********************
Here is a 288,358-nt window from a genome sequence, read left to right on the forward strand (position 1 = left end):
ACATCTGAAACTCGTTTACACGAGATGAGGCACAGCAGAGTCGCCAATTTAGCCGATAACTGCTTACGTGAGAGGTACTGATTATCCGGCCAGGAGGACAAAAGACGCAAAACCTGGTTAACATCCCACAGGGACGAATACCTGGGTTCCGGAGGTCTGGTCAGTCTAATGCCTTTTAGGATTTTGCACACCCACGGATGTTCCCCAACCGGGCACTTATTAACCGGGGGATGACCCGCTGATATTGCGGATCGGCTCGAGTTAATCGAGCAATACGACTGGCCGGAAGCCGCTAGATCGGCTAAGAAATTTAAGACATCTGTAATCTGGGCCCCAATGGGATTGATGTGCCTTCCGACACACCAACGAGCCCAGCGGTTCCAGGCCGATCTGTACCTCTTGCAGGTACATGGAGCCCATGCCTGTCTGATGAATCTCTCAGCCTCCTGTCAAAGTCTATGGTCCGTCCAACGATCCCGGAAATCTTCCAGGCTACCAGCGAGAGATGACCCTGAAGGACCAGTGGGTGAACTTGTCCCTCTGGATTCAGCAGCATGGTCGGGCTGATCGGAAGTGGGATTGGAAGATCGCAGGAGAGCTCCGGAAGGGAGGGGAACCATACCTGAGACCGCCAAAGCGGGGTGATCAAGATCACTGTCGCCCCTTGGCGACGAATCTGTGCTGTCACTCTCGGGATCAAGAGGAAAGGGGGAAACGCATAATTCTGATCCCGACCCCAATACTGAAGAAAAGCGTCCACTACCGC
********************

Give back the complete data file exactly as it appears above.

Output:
Here is a 288,358-nt window from a genome sequence, read left to right on the forward strand (position 1 = left end):
ACATCTGAAACTCGTTTACACGAGATGAGGCACAGCAGAGTCGCCAATTTAGCCGATAACTGCTTACGTGAGAGGTACTGATTATCCGGCCAGGAGGACAAAAGACGCAAAACCTGGTTAACATCCCACAGGGACGAATACCTGGGTTCCGGAGGTCTGGTCAGTCTAATGCCTTTTAGGATTTTGCACACCCACGGATGTTCCCCAACCGGGCACTTATTAACCGGGGGATGACCCGCTGATATTGCGGATCGGCTCGAGTTAATCGAGCAATACGACTGGCCGGAAGCCGCTAGATCGGCTAAGAAATTTAAGACATCTGTAATCTGGGCCCCAATGGGATTGATGTGCCTTCCGACACACCAACGAGCCCAGCGGTTCCAGGCCGATCTGTACCTCTTGCAGGTACATGGAGCCCATGCCTGTCTGATGAATCTCTCAGCCTCCTGTCAAAGTCTATGGTCCGTCCAACGATCCCGGAAATCTTCCAGGCTACCAGCGAGAGATGACCCTGAAGGACCAGTGGGTGAACTTGTCCCTCTGGATTCAGCAGCATGGTCGGGCTGATCGGAAGTGGGATTGGAAGATCGCAGGAGAGCTCCGGAAGGGAGGGGAACCATACCTGAGACCGCCAAAGCGGGGTGATCAAGATCACTGTCGCCCCTTGGCGACGAATCTGTGCTGTCACTCTCGGGATCAAGAGGAAAGGGGGAAACGCATAATTCTGATCCCGACCCCAATACTGAAGAAAAGCGTCCACTACCGC